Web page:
Archive for February, 2012

7-Zip File Compression Utility

  7-Zip is a freeware file compression tool. If you think Winzip or other paid file compression tools are expensive 7-Zip is a great alternative.

With 7-Zip You can compress and extract: 7z, XZ, BZIP2, GZIP, TAR, ZIP and WIM compressed files and extract: ARJ, CAB, CHM, CPIO, CramFS, DEB, DMG, FAT, HFS, ISO, LZH, LZMA, MBR, MSI, NSIS, NTFS, RAR, RPM, SquashFS, UDF, VHD, WIM, XAR and Z. That covers about all the major file compression types. 7-Zip also allows you to create password protected zip files using AES-256 encryption (but also remember the length and complexity of the password you use is also important to ensure protection of encrypted data).

Although the user interface of 7-Zip is not very polished don’t underestimate the 7z file compression efficiency, 7-Zip compresses to 7z format 30-70% better than to zip format.

You can download 7-Zip from –

We will talk about other great free software in the future. Using the free tools we talk about in this blog you can enjoy the features of paid software without having to spend money. Please say no to software piracy; always look for a free alternative if paid software is too expensive.


SSL and Trust

         In a previous post we discussed how SSL was developed & how SSL and certificate authorities (CA) help to protect information that is transferred over the internet. But recently there had been a lot of talk about the trustworthiness of certificate authorities. This discussion was sparked by the discovery of a certificate authority being compromised by hackers. Using this CA hackers manage to issue fake certificates for Google, Yahoo!, Mozilla, WordPress and others. Not long after, another widely used CA was hacked, at present at least four CAs are suspected to have been compromised.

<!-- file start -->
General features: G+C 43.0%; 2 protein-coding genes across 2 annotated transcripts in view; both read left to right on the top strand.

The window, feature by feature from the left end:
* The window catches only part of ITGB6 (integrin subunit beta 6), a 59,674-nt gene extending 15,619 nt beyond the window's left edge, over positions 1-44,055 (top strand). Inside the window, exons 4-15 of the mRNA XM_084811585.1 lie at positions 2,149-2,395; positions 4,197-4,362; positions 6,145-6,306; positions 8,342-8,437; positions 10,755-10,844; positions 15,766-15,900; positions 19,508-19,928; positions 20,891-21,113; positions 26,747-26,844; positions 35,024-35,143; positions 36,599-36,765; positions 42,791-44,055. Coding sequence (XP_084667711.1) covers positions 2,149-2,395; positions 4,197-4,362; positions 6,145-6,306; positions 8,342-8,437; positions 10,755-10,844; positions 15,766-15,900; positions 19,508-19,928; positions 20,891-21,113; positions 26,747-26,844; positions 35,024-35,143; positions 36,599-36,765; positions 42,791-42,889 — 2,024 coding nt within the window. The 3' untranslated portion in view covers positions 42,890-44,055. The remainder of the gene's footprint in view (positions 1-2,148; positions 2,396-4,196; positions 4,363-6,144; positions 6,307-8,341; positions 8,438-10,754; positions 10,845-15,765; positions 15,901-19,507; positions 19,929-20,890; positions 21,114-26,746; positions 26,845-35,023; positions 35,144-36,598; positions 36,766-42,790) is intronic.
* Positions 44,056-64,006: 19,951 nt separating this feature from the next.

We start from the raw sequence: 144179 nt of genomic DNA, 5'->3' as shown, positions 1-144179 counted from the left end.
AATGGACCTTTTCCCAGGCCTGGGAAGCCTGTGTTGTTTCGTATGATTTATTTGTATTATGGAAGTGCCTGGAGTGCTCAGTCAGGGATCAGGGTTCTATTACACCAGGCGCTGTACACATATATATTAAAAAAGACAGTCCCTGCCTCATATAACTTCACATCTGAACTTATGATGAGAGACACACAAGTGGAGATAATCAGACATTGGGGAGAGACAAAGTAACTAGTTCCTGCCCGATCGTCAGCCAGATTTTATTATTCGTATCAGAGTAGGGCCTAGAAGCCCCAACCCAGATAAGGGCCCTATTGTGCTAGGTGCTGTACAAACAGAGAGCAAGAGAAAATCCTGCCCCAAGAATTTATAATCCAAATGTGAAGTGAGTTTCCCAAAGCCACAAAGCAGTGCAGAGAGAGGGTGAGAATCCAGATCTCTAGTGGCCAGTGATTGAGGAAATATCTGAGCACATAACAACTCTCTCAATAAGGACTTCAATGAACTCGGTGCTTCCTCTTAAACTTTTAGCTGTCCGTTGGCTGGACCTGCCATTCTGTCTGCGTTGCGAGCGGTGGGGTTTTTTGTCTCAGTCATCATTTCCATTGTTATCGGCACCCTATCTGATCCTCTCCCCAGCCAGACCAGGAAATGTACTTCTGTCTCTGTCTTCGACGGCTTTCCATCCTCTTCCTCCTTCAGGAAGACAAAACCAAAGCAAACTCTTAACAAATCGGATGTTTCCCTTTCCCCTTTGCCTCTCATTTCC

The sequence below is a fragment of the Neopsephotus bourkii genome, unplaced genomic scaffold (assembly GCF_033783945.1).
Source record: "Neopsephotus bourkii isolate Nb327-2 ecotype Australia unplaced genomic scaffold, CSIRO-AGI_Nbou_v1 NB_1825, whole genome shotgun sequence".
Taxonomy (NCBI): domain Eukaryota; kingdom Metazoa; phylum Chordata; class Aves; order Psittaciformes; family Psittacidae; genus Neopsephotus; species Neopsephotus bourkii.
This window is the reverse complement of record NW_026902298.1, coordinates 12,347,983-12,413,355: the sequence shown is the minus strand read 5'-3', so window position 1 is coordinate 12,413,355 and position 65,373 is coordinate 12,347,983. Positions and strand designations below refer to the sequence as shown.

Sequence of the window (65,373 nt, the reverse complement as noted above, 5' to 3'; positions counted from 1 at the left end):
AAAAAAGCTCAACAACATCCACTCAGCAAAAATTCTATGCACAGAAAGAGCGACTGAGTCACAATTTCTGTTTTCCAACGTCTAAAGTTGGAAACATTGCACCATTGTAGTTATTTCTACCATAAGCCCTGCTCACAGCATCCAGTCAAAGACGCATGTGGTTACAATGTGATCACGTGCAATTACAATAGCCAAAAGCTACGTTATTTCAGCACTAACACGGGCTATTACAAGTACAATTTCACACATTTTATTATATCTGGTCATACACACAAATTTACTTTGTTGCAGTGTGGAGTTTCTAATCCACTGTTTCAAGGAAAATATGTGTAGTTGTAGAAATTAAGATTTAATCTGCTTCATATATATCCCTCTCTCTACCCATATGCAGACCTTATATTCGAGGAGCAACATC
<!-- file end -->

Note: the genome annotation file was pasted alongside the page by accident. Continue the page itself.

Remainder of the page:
The problem is any trusted root CA or a sub CA can issue a certificate for any w

ebsite on the internet. If the certificate is requested through standard certificate request process the CA would generally validate the ownership of the site, but if a hacker manages get control of the CA they can issue certificates for any site they wish. Root certificates of all trusted CAs are stored on popular web browsers like IE, Firefox and Chrome. Because of this any certificate, even a fake one, issued by a trusted root CAs is displayed as a trust SSL encrypted website.
Several alternatives have been suggested recently like DNSSEC and certificate pinning but for the foreseeable future certificates authorities will continue to be the primary method of site identity verification. Although there had been security breaches, SSL & certificate authorities continue to protect millions of transaction every day.